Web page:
How I prepare for an arts course end-of-year assessment

11 Jun 2019,
By Emily Z., Student at University of Edinburgh

Are you starting an arts course this year? Not sure what to expect? A lot of the advice you’ll read about coursework, exams, and revision tends to focus on written essays and exam papers. But what’s it like as an arts student, when the assessment is more portfolio-based?

I’m studying architecture, so let me explain what it’s like.

In architecture, and in most arts courses, you will most likely have to submit a portfolio and prepare an exhibition for your end of year assessment in place of the traditional exam that many other courses are used to.

As an architecture student, I’m constantly working on a design project with a given brief throughout the semester. All the work we produce throughout the term will be used in some way or another in our final portfolio submission. So, we are technically preparing for the final submission from the start.

Two of the main components within our submissions are technical drawings (plans, sections etc.) and architectural models.

Technical drawings are the core of architectural practice and this is the main component for showing how the building functions. Towards the end of the semester, when our designs are coming together, we are required to collate all the development, final drawings, and diagrams into a single briefing document that showcases all the work done throughout the term.

Model making plays an important part in explaining our building design and ideas, as well as being used to aid the development of the design in the long run. Here are a series of models showing how our design was changed multiple times with the development and overlaying of different ideas.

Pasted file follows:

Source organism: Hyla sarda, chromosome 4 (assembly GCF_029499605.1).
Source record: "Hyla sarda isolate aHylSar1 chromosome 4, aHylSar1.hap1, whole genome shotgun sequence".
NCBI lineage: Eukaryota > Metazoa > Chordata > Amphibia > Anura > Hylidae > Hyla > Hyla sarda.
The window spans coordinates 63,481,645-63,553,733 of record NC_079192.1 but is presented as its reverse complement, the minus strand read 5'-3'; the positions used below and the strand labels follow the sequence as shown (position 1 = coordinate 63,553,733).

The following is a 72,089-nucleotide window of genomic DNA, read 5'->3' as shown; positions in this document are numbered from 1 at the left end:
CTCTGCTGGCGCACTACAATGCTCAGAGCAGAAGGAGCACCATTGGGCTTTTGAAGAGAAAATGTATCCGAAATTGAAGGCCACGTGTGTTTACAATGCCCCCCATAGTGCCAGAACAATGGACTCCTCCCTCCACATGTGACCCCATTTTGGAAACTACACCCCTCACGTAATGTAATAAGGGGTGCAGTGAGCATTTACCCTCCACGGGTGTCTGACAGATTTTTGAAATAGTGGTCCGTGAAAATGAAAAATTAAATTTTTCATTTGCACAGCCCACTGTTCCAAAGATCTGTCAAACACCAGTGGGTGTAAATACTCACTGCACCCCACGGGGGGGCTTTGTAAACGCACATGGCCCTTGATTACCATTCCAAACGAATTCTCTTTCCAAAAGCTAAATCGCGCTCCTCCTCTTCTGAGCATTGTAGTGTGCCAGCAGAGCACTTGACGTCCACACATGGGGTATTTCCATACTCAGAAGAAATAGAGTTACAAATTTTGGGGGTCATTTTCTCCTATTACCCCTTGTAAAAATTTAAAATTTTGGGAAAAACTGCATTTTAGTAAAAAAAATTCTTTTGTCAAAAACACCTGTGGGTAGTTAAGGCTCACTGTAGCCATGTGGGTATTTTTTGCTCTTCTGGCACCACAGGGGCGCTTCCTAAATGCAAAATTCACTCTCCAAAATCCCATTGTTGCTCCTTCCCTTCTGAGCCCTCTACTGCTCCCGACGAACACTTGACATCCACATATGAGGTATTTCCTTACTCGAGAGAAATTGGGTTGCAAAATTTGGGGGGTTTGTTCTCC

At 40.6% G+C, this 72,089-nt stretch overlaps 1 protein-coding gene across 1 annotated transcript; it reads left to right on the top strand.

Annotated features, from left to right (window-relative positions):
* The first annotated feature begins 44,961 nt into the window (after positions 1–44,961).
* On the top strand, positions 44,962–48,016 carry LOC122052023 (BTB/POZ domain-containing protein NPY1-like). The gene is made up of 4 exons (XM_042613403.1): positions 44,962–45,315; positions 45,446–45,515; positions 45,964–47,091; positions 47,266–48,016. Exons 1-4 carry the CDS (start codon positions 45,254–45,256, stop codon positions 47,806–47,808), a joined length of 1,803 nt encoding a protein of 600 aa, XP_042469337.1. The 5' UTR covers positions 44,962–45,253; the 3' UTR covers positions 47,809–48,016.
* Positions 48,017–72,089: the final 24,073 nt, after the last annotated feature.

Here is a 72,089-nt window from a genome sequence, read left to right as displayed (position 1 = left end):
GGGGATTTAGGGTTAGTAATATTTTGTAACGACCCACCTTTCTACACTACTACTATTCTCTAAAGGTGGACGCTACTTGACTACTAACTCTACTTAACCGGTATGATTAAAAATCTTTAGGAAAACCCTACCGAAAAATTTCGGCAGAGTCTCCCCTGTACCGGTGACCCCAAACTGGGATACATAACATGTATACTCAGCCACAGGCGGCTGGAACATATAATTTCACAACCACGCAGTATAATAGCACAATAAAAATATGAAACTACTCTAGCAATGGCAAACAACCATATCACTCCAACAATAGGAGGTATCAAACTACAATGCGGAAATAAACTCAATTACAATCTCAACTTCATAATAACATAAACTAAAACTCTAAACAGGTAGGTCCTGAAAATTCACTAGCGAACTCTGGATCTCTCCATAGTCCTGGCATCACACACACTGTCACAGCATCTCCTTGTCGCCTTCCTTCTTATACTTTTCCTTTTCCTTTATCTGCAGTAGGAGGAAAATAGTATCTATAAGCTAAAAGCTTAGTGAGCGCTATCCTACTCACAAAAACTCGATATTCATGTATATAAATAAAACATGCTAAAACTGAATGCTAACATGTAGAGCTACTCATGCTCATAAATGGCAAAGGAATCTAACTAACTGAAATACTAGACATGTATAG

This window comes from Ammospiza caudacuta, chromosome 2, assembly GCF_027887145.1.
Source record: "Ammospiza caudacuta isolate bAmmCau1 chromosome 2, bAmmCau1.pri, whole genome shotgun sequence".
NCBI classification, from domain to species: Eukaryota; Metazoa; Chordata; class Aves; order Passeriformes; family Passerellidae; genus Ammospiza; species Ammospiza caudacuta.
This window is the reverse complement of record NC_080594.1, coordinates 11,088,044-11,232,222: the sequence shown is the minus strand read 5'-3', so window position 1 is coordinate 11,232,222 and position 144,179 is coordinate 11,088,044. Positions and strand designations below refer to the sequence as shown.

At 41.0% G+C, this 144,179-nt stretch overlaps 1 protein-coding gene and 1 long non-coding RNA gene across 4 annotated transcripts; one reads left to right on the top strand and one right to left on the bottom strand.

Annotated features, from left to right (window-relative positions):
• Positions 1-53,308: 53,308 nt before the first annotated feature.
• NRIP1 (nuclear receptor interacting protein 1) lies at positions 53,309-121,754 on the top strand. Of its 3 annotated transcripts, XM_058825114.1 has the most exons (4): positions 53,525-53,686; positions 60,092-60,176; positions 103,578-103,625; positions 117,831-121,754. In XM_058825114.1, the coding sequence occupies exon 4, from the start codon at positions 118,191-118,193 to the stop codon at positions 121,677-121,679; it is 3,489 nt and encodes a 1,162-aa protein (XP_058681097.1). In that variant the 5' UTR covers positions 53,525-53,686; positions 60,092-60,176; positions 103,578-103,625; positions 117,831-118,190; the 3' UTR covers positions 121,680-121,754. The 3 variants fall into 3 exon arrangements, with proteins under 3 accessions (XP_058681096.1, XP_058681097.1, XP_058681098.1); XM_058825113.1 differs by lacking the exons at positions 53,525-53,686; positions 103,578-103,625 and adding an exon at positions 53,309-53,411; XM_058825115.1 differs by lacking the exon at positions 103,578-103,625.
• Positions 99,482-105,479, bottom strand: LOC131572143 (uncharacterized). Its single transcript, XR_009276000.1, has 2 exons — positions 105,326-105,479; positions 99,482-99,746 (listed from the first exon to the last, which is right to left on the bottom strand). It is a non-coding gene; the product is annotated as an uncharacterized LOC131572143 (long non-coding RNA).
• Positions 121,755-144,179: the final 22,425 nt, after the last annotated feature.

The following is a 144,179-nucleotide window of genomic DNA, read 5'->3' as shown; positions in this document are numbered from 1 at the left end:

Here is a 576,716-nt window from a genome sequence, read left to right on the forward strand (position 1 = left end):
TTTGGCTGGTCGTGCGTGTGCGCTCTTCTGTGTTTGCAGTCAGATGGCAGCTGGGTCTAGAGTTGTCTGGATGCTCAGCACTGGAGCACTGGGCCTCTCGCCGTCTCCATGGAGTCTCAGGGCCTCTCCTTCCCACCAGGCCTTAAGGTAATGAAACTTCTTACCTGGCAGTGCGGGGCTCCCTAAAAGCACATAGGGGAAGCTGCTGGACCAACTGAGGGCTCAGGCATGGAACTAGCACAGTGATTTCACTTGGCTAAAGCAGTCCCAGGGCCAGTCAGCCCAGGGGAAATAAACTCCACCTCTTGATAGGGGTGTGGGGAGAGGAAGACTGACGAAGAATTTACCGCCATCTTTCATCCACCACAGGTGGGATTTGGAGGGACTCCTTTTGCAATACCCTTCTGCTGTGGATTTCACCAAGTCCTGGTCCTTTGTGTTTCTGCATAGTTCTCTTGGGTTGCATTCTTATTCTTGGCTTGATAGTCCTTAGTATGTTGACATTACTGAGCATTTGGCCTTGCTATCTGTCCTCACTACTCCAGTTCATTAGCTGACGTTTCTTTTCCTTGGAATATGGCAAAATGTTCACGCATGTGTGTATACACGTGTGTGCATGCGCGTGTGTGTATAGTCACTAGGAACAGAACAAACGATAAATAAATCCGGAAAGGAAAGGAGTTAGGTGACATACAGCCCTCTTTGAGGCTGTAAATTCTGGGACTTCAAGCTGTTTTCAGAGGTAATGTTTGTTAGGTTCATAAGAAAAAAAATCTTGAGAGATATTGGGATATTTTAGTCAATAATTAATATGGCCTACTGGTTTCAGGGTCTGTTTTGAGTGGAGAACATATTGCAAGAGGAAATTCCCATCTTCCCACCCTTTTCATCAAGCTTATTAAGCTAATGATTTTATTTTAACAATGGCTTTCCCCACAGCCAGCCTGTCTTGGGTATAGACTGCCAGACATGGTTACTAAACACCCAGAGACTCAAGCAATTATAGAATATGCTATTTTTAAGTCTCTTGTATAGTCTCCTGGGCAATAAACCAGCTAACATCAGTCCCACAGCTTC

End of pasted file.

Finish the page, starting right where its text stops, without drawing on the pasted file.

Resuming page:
With the technical drawings and models taken care of, it may seem as though we have everything and just need to organise it into a single document. But it’s never as easy it seems. Being selective in what we show, and in what order we show it, is very important. This part takes the longest time because we must also ensure the graphics are of a high enough quality to bring out the best in our work.

Finally, we need to exhibit our work in our studio ready for assessment. In addition to a briefing document, pin-up sheets are required. These are the first things the examiners will see. Graphics and presentation are also important within our pin-up sheets and exhibition space, as we want to make a good first impression.

So, there you have it. For us arts students, the end of year experience is quite different to what our friends in the humanities and sciences go through, and I hope this gives you some idea of what to expect next May/June.

Good luck and enjoy your first year!

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By Emily Z.
Student at University of Edinburgh